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Harvesting in an integrated general equilibrium model

  • Thomas Eichner


  • Rüdiger Pethig


Harvesting of prey biomass is analyzed in an integrated ecological-economic system whose submodels, a predator–prey ecosystem and a simple economy, are microfounded dynamic general equilibrium models. These submodels are interdependent because the ecosystem responds to harvesting—through the reactions of optimizing individual organisms—by changing the provision of public ecosystem services to consumers. General analytical results are derived regarding the impact of harvesting policies on short-run equilibria of both submodels, on population dynamics, and on stationary states of the integrated model. A key insight is that prey biomass carries a positive ecosystem price which needs to be added as a tax mark-up to the economic price of harvested biomass to attain allocative efficiency. Further information on the dynamics is gained by resorting to numerical analysis of the policy regimes of zero harvesting, laissez-faire harvesting and efficient harvesting. It “... is a matter of weighing costs and benefits of taking action, whether the action is the “inert” one of leaving resources alone in order to conserve them, or whether it involves exploiting a resource ... for so-called material ends”. Pearce (1976, p. 320) Copyright Springer Science+Business Media, Inc. 2007

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Article provided by European Association of Environmental and Resource Economists in its journal Environmental and Resource Economics.

Volume (Year): 37 (2007)
Issue (Month): 1 (May)
Pages: 233-252

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Handle: RePEc:kap:enreec:v:37:y:2007:i:1:p:233-252
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  1. Jeljer Hoekstra & Jeroen C.J.M. van den Bergh, 2001. "Harvesting and Conversation in a Predator-Prey System," Tinbergen Institute Discussion Papers 01-024/3, Tinbergen Institute.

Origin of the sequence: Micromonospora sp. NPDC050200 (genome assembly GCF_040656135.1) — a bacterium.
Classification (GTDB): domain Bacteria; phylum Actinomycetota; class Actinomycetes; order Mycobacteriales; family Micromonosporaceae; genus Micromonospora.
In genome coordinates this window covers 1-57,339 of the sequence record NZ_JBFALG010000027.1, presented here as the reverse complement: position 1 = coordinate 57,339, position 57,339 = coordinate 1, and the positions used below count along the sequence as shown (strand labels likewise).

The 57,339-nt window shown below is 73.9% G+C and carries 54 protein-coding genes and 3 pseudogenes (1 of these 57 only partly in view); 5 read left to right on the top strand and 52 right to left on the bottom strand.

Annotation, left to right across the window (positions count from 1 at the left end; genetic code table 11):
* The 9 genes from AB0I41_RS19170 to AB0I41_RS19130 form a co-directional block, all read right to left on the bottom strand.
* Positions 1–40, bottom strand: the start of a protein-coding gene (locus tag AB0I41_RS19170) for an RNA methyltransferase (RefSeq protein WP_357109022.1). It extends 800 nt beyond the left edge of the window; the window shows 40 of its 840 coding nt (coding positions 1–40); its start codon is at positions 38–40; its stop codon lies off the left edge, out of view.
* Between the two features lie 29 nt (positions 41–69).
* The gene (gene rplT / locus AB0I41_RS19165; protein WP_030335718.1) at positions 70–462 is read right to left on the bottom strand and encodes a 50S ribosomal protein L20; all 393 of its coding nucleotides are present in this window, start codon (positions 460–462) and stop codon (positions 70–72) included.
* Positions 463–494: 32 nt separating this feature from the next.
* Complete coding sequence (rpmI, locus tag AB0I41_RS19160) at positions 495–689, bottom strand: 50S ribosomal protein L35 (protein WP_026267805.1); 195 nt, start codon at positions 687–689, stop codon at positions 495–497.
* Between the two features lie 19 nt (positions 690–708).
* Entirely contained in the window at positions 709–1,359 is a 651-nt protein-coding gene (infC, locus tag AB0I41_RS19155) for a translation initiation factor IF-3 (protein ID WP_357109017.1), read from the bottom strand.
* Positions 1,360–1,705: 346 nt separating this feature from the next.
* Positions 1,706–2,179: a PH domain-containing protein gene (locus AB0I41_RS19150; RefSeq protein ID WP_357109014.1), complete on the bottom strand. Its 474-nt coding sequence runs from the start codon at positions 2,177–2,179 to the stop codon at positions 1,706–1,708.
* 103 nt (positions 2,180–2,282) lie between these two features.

2. Thomas Christiaans & Thomas Eichner & Rüdiger Pethig, 2005. "A Micro-Level 'Consumer Approach' to Species Population Dynamics," CESifo Working Paper Series 1530, CESifo Group Munich.
  3. Thomas Crocker & John Tschirhart, 1992. "Ecosystems, externalities, and economies," Environmental & Resource Economics, European Association of Environmental and Resource Economists, vol. 2(6), pages 551-567, November.
  4. Thomas Eichner & Rüdiger Pethig, 2003. "The impact of scarcity and abundance in food chains on species population dynamics," Volkswirtschaftliche Diskussionsbeiträge 109-03, Universität Siegen, Fakultät Wirtschaftswissenschaften, Wirtschaftsinformatik und Wirtschaftsrecht.
  5. Thomas Eichner & Rüdiger Pethig, 2007. "Pricing the Ecosystem and Taxing Ecosystem Services: A General Equilibrium Approach," CESifo Working Paper Series 1991, CESifo Group Munich.
  6. Thomas Eichner & Rüdiger Pethig, 2003. "A Microfoundation of Predator-Prey Dynamics," Volkswirtschaftliche Diskussionsbeiträge 110-03, Universität Siegen, Fakultät Wirtschaftswissenschaften, Wirtschaftsinformatik und Wirtschaftsrecht.
  7. Thomas Eichner & Rüdiger Pethig, 2006. "An Analytical Foundation of the Ratio-Dependent Predator-Prey Model," Journal of Bioeconomics, Springer, vol. 8(2), pages 121-132, August.
  8. Deaton, Angus, 1981. "Optimal Taxes and the Structure of Preferences," Econometrica, Econometric Society, vol. 49(5), pages 1245-60, September.
  9. Wolfgang Ströbele & Holger Wacker, 1995. "The economics of harvesting predator-prey systems," Journal of Economics, Springer, vol. 61(1), pages 65-81, February.
  10. Finnoff, David & Tschirhart, John, 2003. "Harvesting in an eight-species ecosystem," Journal of Environmental Economics and Management, Elsevier, vol. 45(3), pages 589-611, May.
  11. David Finnoff & John Tschirhart, 2003. "Protecting an Endangered Species While Harvesting Its Prey in a General Equilibrium Ecosystem Model," Land Economics, University of Wisconsin Press, vol. 79(2), pages 160-180.
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